Inequalities in the United States are often rooted in place. Researchers have convincingly demonstrated that persistent racial and economic segregation constrains social mobility, access to opportunities and efforts to achieve a higher quality of life. Many advocate increased residential integration as a policy goal. However, the long-held view of heterogeneous communities as unstable and conflict-ridden suggests that such communities are vulnerable to resegregation. Integration, the conventional wisdom goes, is desirable but not sustainable. Yet demographic trends (globalization, immigration, decreased segregation) are contributing to increases in the number and stability of diverse neighborhoods. Because these increases are relatively recent, the processes contributing to the durability of neighborhood heterogeneity have received little scholarly attention.
Through a case study of Riverwest, a racially- and economically-mixed neighborhood in Milwaukee, Wisconsin, I address two linked research questions: How do residents of a socially-diverse community negotiate difference? How does Riverwest maintain its social diversity? I combine three years of ethnographic fieldwork and 60 in-depth interviews to illuminate patterns in neighborhood interaction processes and neighborhood negotiation strategies, and investigate processes of conflict and cohesion.
My analyses indicate that neighborhoods play a significant role in shaping how residents define and negotiate difference—and that investigating these boundary-drawing processes is key to understanding social organization and intergroup relations in diverse neighborhoods. Riverwest's location as a buffer neighborhood between concentrated disadvantage and concentrated privilege produces tensions that require continual management. Living with difference is a stream of confrontations, resolutions, accommodations and collaborations. Local culture provides a shared rubric for neighborhood navigation that influences residents' everyday practices: their social control strategies, interactions with neighbors, and interpretations of their proximate environment. As a result, residents are able to produce a tentative social order without sacrificing their neighborhood's distinct social diversity. I argue that this tentative order also contributes to the durability of neighborhood heterogeneity. Instability, in this case, contributes to stability.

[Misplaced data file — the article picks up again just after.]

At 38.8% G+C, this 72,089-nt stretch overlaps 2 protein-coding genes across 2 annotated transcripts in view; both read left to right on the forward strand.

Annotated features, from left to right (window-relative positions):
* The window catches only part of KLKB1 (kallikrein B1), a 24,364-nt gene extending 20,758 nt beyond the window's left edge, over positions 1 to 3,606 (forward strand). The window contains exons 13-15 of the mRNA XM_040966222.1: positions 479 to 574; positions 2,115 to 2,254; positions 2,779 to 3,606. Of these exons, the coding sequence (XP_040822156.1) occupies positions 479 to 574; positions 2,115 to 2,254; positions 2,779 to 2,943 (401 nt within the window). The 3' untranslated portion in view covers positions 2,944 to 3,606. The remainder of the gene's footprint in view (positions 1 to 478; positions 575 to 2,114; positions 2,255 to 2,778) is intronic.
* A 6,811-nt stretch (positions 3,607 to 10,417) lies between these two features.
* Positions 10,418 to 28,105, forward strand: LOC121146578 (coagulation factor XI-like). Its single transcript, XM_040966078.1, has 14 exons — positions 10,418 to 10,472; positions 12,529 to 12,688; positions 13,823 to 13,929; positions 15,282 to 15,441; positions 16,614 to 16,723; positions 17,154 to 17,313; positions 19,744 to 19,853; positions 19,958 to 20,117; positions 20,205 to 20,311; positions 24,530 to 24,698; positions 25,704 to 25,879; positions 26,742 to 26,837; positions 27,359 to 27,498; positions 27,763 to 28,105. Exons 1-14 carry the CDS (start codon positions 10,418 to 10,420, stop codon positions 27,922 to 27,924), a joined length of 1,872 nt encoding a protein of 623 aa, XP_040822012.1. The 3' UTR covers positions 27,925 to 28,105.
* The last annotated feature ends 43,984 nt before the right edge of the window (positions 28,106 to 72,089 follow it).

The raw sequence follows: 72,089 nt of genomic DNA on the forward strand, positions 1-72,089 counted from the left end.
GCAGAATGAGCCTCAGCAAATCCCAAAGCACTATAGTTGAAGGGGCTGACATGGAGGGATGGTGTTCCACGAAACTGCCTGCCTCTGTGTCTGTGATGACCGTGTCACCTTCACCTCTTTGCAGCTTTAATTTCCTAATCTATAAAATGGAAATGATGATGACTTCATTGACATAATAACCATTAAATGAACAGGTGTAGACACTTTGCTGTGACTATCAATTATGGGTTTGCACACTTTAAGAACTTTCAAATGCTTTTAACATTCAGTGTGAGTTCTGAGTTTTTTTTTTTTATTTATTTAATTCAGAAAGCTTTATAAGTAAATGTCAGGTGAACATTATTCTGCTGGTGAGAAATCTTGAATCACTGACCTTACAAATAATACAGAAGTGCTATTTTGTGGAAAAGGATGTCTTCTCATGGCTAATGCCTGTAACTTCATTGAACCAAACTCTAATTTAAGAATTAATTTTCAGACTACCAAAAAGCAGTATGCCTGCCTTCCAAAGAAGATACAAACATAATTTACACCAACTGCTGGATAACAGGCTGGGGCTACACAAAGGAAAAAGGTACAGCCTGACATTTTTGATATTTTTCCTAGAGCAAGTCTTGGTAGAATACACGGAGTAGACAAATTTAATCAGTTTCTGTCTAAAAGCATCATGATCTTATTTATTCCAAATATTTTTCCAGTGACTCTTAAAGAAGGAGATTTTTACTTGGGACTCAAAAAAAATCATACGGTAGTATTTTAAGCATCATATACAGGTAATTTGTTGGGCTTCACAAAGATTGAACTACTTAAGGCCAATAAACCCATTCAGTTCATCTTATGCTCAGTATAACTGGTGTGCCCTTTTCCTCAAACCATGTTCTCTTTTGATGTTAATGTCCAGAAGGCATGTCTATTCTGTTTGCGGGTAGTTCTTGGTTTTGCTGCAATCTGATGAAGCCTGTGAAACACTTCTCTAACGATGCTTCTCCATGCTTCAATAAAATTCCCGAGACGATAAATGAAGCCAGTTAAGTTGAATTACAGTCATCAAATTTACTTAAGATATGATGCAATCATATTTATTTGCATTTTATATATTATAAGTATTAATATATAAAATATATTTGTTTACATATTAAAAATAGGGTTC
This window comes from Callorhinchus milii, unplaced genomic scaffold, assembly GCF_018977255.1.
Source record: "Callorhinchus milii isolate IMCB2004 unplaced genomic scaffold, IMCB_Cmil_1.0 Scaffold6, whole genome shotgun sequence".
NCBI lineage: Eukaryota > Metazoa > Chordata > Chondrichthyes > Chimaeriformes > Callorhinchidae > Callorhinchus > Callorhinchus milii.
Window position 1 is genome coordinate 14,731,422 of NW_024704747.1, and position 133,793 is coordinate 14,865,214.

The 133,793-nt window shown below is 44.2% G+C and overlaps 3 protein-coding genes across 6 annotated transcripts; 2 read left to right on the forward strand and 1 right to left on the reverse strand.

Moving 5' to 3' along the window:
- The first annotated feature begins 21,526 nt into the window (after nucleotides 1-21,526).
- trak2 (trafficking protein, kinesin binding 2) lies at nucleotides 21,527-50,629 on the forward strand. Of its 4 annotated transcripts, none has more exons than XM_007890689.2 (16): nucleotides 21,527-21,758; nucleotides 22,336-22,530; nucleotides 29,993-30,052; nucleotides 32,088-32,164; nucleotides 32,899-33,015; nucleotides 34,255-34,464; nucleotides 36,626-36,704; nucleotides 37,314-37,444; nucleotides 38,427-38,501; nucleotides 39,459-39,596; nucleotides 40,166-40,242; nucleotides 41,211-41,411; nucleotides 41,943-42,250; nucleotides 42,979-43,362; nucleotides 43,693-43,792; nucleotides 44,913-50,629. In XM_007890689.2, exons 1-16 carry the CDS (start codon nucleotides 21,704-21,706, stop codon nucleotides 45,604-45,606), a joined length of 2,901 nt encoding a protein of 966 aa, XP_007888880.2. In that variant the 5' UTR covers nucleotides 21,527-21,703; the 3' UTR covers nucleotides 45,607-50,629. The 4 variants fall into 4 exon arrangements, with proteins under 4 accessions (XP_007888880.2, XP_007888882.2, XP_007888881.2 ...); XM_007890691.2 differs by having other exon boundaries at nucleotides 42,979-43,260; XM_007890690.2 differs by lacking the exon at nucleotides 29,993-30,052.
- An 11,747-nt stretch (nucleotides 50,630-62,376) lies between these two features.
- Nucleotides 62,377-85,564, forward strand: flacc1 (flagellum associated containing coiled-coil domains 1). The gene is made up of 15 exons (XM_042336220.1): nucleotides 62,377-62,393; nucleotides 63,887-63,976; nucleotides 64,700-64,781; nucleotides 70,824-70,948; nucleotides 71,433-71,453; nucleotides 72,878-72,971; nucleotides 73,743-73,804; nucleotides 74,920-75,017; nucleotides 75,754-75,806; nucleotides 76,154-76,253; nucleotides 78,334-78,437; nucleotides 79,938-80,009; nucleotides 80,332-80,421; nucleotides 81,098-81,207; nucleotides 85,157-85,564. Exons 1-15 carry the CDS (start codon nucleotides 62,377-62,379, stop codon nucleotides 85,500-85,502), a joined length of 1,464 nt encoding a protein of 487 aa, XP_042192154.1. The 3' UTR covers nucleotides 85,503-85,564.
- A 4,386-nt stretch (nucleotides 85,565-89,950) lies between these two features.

|Advisor:||Robinson, Robert V.|
|Commitee:||Armstrong, Elizabeth A., Gieryn, Thomas F., Pescosolido, Bernice A., Suttles, Gerald D.|
|School Location:||United States -- Indiana|
|Source:||DAI-A 71/11, Dissertation Abstracts International|
|Subjects:||Social structure, Urban planning|
|Keywords:||Culture, Integration, Intergroup relations, Neighborhood, Social organization, Urban, Urban neighborhood, Wisconsin|
Copyright in each Dissertation and Thesis is retained by the author. All Rights Reserved
The supplemental file or files you are about to download were provided to ProQuest by the author as part of a
dissertation or thesis. The supplemental files are provided "AS IS" without warranty. ProQuest is not responsible for the
content, format or impact on the supplemental file(s) on our system. in some cases, the file type may be unknown or
may be a .exe file. We recommend caution as you open such files.
Copyright of the original materials contained in the supplemental file is retained by the author and your access to the
supplemental files is subject to the ProQuest Terms and Conditions of use.
Depending on the size of the file(s) you are downloading, the system may take some time to download them. Please be